Britain's Queen Elizabeth II arrived in Paris on Thursday for an increasingly rare overseas visit that will see her feted as France's "super guest of honour" at D-Day commemorations attended by an A-list of world leaders.
The 88-year-old monarch, accompanied by her 92-year-old husband Prince Philip, stepped off the regular Eurostar train from London to an enthusiastic welcome from around 300 cheering well-wishers at the French capital's Gare du Nord.
Among them was Margaret Kittle, a Canadian whose late husband Harold fought in the Royal Air Force (RAF) during World War II.
"It's great she's here, she's the only one of the leaders who will be on the beaches tomorrow to have known the war first hand," Kittle told AFP. "I've seen the queen several times and saw her mother and father before the war in Canada when I was a girl of four. But today is really special."
Philip is the only surviving British royal who saw active service in World War II. A naval officer, he was in Tokyo Bay for the Japanese surrender.
Melody Zhang, from Beijing but studying in London, added: "I just got to know two hours ago she's coming and I rushed to try and see her. This is the first time I'm seeing her and probably the last. It's really cool I was able to be here."
As well as attending the D-Day 70th anniversary ceremony in Normandy on Friday, Queen Elizabeth will attend a state banquet at President Francois Hollande's Elysee Palace on Friday evening and have Paris's best-known flower market named after her.
France is pulling out all the stops to emphasise she is the star guest on a list that includes the leaders of the United States, Russia, Germany and a host of other nations.
"All arrangements have been made to demonstrate that she is the super guest of honour among the 33 other world dignitaries," Laurent Stefanini, the chief of protocol at the French presidency said.
Describing her as the "doyenne" of global leaders attending the anniversary, Stefanini said she would occupy the place of honour -- seated at French President Francois Hollande's right -- at all the events.
Classic French please
The special treatment included seeking the monarch's preferences for Friday's banquet menu. "Very classic French" was the request relayed back.
After her arrival, the queen was due to lay a wreath at France's national war monument, the Arc de Triomphe, before attending a garden party at which she was to bestow honours on several British and French nationals.
They included Robert 'Bob' Maloubier, a 92-year-old veteran of the wartime Special Operations Executive (SOE), who has been made an honorary MBE, and Michael Edwards, an academic and poet.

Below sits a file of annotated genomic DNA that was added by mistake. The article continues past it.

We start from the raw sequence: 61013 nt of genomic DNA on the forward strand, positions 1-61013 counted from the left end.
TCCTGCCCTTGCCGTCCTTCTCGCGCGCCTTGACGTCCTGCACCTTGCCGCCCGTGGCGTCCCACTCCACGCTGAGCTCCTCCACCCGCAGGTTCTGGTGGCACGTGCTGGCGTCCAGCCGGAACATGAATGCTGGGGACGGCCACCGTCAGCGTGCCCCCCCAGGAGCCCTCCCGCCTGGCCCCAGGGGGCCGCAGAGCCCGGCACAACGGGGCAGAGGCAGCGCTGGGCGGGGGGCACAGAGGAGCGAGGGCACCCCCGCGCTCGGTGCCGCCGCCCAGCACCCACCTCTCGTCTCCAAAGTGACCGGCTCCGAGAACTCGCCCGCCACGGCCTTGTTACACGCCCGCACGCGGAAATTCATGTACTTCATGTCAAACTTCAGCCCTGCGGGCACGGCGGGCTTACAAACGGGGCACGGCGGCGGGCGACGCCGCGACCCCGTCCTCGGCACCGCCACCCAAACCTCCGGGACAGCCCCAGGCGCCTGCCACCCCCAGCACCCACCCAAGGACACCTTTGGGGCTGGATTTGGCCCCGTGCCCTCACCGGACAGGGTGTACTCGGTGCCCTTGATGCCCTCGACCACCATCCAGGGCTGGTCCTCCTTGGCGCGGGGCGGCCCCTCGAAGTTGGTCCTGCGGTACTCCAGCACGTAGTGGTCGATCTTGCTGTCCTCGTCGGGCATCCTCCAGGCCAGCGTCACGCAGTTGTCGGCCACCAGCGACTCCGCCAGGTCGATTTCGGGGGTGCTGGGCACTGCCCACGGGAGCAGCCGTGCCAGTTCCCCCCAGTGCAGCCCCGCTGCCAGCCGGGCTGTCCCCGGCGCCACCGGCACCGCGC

Edwards becomes a Knight Bachelor in recognition of becoming the first Briton to enter the Academie Francaise, the august body charged with preserving the purity of the French language.
On Saturday, she will have Paris's best-known flower market, next door to the emblematic Sacre Coeur cathedral, named after her.
Housed in iron pavilions, it is open seven days a week and birds are also sold there on Sundays.
"This is really an exceptional gesture because in France, we rarely name a place after living people," Stefanini said.
The trip to the market was a choice of the queen, who had visited it during an official visit as a recently-married princess in 1948. She was pregnant with the future Prince Charles at the time.
Real warmth and affection
Before leaving London, she unveiled a plaque marking the 20th anniversary of the Channel Tunnel linking Britain with continental Europe.
More than 330 million passengers and 65 million vehicles have gone through the tunnel since it opened to the public in 1994, and the high-speed London-Paris rail link has made commuting between the two capitals commonplace.
For the journey, the royal couple were joined in their first-class carriage by Foreign Secretary William Hague.
Peter Ricketts, Britain's ambassador in Paris, said there was a real "warmth and affection" for the British monarch in staunchly republican France.
"The sense I get here is real excitement and pride really that the queen is coming back for this visit," he said.
Elizabeth and Philip have scaled back their overseas trips in recent years, allowing heir-to-the-throne Prince Charles and other royals to represent them.
Their last foreign visit was a one-day trip to Rome in April to see Italian President Giorgio Napolitano and Pope Francis. That trip was the first time the queen had left Britain since visiting Australia in October 2011.
The monarch's last state visit was to Ireland in May 2011, a groundbreaking trip which signalled a new era in Anglo-Irish relations.